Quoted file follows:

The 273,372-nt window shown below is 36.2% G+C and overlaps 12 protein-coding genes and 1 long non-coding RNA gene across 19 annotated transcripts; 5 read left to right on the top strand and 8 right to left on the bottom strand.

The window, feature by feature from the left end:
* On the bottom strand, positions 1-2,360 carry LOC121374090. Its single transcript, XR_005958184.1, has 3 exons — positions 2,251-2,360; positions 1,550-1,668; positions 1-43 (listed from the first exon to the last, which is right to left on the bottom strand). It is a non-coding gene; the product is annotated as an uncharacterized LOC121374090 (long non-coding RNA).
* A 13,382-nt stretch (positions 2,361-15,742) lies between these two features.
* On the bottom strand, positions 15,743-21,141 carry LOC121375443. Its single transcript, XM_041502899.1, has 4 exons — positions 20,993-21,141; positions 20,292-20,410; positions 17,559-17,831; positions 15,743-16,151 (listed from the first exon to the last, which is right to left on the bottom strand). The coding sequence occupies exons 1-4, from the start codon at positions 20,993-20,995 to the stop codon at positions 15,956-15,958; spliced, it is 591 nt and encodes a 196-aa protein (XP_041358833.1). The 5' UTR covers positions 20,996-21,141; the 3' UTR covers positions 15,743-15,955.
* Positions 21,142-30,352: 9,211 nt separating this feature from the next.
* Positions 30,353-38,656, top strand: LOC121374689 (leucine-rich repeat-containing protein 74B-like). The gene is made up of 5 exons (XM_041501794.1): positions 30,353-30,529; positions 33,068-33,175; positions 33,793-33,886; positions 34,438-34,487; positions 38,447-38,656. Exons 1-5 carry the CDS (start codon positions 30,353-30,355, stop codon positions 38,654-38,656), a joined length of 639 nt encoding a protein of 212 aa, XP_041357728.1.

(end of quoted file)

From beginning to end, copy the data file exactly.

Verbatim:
The 273,372-nt window shown below is 36.2% G+C and overlaps 12 protein-coding genes and 1 long non-coding RNA gene across 19 annotated transcripts; 5 read left to right on the top strand and 8 right to left on the bottom strand.

The window, feature by feature from the left end:
* On the bottom strand, positions 1-2,360 carry LOC121374090. Its single transcript, XR_005958184.1, has 3 exons — positions 2,251-2,360; positions 1,550-1,668; positions 1-43 (listed from the first exon to the last, which is right to left on the bottom strand). It is a non-coding gene; the product is annotated as an uncharacterized LOC121374090 (long non-coding RNA).
* A 13,382-nt stretch (positions 2,361-15,742) lies between these two features.
* On the bottom strand, positions 15,743-21,141 carry LOC121375443. Its single transcript, XM_041502899.1, has 4 exons — positions 20,993-21,141; positions 20,292-20,410; positions 17,559-17,831; positions 15,743-16,151 (listed from the first exon to the last, which is right to left on the bottom strand). The coding sequence occupies exons 1-4, from the start codon at positions 20,993-20,995 to the stop codon at positions 15,956-15,958; spliced, it is 591 nt and encodes a 196-aa protein (XP_041358833.1). The 5' UTR covers positions 20,996-21,141; the 3' UTR covers positions 15,743-15,955.
* Positions 21,142-30,352: 9,211 nt separating this feature from the next.
* Positions 30,353-38,656, top strand: LOC121374689 (leucine-rich repeat-containing protein 74B-like). The gene is made up of 5 exons (XM_041501794.1): positions 30,353-30,529; positions 33,068-33,175; positions 33,793-33,886; positions 34,438-34,487; positions 38,447-38,656. Exons 1-5 carry the CDS (start codon positions 30,353-30,355, stop codon positions 38,654-38,656), a joined length of 639 nt encoding a protein of 212 aa, XP_041357728.1.